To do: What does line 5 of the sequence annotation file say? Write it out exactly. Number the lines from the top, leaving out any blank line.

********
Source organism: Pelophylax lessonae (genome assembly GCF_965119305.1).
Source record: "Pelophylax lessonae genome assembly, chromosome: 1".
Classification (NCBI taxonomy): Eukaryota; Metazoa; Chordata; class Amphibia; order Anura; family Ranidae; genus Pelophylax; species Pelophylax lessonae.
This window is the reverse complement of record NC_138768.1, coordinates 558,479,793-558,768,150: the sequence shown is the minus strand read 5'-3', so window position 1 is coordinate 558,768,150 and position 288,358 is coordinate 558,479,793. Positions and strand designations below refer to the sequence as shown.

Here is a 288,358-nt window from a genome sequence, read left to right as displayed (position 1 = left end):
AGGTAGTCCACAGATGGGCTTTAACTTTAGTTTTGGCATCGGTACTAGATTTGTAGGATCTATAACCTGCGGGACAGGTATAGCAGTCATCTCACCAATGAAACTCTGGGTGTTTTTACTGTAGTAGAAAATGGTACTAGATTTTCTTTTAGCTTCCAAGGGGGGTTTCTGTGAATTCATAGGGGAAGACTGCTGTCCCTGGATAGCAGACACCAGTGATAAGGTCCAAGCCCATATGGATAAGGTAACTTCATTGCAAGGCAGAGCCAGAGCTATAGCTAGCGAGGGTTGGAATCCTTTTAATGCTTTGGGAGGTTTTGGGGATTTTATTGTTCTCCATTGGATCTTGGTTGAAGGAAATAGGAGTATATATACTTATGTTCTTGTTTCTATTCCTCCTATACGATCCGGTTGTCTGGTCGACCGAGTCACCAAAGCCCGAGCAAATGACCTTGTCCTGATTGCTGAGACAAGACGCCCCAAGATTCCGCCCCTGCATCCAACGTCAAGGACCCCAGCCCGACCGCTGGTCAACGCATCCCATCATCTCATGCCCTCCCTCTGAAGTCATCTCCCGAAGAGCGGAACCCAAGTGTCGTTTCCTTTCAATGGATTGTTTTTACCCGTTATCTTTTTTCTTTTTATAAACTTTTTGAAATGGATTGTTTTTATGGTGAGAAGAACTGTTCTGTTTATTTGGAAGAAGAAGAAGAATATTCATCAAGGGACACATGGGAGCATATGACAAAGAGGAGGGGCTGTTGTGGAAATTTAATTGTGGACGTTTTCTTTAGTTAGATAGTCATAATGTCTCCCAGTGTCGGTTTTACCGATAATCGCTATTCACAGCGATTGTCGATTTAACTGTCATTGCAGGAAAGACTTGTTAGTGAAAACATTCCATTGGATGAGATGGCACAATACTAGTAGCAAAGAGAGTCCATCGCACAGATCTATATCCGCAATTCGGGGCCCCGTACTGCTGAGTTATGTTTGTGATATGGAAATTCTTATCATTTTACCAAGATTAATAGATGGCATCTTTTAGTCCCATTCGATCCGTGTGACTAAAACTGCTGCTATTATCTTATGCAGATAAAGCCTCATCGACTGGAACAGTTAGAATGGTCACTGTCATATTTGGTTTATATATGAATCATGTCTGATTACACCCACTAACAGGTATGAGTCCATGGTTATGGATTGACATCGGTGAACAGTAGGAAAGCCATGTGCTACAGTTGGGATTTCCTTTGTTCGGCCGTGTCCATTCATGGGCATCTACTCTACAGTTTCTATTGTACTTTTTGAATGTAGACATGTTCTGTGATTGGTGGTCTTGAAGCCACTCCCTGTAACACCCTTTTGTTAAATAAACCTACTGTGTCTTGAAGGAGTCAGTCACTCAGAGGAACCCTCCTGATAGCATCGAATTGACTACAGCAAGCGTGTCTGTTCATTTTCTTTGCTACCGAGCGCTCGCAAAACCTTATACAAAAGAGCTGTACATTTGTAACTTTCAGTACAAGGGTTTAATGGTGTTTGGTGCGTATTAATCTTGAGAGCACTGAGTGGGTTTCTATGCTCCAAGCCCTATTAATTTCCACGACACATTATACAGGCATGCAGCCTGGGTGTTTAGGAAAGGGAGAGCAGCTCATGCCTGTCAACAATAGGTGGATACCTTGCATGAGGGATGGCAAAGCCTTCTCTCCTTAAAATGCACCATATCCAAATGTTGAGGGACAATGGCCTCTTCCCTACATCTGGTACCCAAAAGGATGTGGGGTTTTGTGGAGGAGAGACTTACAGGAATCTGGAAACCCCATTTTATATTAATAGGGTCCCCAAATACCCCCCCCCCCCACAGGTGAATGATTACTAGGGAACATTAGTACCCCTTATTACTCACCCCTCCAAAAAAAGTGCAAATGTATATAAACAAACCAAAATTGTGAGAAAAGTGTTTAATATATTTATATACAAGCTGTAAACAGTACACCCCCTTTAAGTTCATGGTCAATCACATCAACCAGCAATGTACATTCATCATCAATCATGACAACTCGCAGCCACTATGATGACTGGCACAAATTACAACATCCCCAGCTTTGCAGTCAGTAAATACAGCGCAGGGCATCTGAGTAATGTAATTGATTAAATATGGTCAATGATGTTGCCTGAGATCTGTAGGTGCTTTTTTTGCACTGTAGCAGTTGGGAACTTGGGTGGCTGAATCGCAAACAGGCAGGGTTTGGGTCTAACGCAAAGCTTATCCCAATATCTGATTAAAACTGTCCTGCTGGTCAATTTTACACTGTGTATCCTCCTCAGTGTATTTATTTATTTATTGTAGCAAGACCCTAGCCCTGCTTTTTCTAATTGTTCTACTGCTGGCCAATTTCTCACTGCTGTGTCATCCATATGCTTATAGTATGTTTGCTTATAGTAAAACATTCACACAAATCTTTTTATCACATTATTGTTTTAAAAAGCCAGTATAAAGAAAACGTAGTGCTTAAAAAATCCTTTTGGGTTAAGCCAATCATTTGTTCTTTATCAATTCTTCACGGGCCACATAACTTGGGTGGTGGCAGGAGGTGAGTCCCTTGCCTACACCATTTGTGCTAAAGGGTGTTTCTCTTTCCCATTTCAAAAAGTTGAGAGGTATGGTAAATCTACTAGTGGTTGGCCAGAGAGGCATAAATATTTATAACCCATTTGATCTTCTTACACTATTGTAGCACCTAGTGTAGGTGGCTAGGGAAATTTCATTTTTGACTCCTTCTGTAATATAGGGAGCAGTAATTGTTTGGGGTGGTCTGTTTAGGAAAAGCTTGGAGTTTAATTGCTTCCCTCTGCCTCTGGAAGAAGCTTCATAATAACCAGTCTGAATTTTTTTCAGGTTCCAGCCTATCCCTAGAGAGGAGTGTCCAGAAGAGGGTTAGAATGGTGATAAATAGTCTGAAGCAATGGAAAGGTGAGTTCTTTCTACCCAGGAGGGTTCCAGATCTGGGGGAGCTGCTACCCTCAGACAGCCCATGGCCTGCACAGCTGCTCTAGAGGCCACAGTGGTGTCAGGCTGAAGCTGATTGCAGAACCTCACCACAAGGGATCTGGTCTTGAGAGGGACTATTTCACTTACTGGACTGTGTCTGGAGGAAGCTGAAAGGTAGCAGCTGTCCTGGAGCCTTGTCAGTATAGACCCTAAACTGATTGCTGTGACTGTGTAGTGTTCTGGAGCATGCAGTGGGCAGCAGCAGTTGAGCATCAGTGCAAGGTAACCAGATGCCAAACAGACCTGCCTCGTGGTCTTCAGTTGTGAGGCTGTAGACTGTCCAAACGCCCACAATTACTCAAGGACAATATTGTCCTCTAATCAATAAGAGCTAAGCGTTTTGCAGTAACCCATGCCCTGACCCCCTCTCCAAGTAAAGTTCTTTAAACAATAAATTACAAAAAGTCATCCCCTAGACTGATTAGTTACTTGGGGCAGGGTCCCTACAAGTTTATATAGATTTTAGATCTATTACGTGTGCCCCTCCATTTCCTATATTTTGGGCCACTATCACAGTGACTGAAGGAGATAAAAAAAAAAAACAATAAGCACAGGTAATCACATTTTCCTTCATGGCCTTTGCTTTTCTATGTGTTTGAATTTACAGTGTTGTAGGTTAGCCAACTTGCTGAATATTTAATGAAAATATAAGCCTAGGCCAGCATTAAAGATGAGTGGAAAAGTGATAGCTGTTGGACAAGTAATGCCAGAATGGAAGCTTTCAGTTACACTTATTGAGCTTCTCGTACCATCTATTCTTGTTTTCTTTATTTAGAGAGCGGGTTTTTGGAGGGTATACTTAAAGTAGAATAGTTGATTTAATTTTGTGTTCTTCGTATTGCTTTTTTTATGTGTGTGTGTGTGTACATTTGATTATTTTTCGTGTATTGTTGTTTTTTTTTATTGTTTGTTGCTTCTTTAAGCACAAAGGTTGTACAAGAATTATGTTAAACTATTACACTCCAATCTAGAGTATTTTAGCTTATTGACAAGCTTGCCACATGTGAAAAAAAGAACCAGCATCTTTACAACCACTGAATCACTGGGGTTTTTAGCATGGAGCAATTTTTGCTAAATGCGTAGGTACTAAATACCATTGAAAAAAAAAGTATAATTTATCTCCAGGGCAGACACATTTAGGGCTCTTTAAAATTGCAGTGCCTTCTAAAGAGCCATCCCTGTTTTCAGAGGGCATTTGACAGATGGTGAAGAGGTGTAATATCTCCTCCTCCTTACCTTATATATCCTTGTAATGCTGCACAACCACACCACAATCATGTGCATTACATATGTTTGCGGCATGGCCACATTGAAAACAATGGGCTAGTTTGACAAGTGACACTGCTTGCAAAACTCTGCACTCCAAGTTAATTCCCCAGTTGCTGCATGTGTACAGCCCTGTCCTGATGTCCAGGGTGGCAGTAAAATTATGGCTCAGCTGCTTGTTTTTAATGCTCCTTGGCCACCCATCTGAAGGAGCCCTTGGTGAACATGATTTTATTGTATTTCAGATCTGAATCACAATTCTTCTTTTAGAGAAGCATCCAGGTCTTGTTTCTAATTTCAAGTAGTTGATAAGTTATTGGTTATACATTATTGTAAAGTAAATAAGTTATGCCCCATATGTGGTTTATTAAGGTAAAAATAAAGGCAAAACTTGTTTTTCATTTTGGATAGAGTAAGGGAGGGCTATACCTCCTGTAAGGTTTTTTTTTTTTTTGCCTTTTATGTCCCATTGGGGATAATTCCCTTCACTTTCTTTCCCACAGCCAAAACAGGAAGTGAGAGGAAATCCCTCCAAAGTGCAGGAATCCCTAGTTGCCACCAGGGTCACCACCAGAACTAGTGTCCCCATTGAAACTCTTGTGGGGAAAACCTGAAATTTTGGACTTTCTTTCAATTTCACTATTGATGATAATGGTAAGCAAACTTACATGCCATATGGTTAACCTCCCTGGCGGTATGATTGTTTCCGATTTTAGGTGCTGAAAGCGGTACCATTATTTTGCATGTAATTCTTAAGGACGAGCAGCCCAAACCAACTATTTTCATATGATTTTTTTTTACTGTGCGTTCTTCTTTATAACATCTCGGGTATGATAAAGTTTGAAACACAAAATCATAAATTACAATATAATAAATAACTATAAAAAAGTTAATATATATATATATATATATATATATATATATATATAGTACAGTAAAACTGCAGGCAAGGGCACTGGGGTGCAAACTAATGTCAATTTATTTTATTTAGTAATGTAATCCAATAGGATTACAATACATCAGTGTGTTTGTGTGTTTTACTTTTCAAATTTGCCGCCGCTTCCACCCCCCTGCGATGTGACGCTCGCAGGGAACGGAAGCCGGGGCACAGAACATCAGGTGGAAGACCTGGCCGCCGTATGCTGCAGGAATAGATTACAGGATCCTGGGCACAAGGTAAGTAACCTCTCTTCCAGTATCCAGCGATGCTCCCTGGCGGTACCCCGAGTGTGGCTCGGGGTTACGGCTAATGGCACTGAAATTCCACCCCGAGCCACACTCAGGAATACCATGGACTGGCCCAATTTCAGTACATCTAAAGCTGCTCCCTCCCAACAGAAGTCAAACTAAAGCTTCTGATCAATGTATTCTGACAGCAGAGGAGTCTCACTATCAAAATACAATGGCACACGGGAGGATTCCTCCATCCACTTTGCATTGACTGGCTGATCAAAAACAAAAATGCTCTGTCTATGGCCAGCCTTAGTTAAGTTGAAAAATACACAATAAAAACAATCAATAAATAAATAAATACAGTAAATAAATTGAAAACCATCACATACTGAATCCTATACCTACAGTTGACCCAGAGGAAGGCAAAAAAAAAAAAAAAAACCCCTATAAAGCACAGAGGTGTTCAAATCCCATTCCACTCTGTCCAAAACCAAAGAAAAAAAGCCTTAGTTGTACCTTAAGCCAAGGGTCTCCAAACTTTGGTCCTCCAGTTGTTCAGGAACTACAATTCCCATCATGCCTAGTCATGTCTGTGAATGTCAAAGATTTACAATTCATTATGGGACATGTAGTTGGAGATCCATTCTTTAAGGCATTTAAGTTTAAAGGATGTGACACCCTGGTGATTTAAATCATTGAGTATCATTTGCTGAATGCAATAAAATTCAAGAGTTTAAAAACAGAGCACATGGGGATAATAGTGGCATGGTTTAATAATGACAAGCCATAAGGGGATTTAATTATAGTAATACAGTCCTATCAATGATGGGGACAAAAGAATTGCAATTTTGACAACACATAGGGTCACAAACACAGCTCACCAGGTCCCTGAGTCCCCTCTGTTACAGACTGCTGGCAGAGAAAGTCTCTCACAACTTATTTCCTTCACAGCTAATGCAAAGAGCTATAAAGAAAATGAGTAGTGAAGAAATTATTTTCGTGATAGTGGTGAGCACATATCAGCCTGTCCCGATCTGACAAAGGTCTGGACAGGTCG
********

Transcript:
Here is a 288,358-nt window from a genome sequence, read left to right as displayed (position 1 = left end):